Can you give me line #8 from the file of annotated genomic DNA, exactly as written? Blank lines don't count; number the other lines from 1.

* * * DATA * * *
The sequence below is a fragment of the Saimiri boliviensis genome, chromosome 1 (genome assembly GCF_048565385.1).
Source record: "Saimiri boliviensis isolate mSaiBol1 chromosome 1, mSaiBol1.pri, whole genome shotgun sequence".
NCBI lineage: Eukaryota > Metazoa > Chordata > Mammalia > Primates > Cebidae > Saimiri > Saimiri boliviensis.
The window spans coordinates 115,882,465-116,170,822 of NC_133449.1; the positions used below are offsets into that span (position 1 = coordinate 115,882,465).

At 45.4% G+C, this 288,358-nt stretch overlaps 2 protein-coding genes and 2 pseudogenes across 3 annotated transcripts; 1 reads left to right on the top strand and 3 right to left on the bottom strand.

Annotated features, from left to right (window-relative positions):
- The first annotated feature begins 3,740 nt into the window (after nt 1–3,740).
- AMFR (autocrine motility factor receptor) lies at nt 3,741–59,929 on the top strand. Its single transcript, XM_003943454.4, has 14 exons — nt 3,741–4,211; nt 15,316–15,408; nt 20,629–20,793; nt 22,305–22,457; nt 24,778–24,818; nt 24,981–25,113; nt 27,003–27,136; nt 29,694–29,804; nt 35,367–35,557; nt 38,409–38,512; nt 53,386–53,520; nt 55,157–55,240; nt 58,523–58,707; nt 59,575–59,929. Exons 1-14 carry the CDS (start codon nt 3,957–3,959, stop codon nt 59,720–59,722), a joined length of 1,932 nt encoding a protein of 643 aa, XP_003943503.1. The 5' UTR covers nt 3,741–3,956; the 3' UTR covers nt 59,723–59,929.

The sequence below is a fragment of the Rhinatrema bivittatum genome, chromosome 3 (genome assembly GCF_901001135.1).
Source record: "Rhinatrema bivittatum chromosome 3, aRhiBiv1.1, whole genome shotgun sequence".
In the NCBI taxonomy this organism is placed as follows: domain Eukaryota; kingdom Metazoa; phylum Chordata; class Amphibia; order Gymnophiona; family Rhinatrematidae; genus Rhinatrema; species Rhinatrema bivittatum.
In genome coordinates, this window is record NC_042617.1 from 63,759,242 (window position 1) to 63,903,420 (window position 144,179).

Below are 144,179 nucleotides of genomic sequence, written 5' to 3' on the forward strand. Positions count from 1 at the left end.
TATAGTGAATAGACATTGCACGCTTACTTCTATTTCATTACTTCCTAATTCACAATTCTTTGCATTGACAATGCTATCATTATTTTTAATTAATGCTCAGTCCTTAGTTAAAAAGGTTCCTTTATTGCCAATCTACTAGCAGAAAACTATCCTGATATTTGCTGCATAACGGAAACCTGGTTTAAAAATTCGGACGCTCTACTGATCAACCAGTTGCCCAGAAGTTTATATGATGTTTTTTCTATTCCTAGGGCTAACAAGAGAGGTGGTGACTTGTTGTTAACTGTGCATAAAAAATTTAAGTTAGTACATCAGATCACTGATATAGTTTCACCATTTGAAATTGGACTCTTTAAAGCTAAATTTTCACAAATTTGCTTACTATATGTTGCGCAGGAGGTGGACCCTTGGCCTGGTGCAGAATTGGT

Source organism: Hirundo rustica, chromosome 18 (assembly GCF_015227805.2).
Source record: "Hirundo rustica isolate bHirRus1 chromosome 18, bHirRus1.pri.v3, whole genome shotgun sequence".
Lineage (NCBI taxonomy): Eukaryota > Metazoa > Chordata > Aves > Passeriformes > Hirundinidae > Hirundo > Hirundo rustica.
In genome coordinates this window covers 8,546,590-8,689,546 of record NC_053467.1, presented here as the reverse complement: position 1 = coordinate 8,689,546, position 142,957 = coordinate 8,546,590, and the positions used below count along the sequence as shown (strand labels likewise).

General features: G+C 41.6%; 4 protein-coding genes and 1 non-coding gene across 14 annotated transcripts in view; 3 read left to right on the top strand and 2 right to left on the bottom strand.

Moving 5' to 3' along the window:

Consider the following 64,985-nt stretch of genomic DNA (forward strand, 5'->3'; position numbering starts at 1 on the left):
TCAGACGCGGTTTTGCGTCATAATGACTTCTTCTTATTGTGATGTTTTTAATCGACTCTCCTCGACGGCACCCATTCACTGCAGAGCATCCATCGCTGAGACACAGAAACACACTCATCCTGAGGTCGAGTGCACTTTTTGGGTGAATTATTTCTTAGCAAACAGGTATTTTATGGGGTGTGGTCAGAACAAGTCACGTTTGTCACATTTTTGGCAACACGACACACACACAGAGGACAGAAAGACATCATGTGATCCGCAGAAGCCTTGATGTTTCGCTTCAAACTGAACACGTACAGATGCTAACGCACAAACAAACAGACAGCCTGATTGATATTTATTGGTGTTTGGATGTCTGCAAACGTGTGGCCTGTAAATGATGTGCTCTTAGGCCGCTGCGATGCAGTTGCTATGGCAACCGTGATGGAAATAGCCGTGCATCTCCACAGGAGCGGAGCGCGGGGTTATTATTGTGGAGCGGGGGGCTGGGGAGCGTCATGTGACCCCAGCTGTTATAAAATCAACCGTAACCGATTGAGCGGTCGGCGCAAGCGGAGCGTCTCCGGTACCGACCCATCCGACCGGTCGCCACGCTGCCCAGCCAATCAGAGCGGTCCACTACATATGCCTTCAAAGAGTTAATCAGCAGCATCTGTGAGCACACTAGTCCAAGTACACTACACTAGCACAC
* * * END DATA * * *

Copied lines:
- AMFR (autocrine motility factor receptor) lies at nt 3,741–59,929 on the top strand. Its single transcript, XM_003943454.4, has 14 exons — nt 3,741–4,211; nt 15,316–15,408; nt 20,629–20,793; nt 22,305–22,457; nt 24,778–24,818; nt 24,981–25,113; nt 27,003–27,136; nt 29,694–29,804; nt 35,367–35,557; nt 38,409–38,512; nt 53,386–53,520; nt 55,157–55,240; nt 58,523–58,707; nt 59,575–59,929. Exons 1-14 carry the CDS (start codon nt 3,957–3,959, stop codon nt 59,720–59,722), a joined length of 1,932 nt encoding a protein of 643 aa, XP_003943503.1. The 5' UTR covers nt 3,741–3,956; the 3' UTR covers nt 59,723–59,929.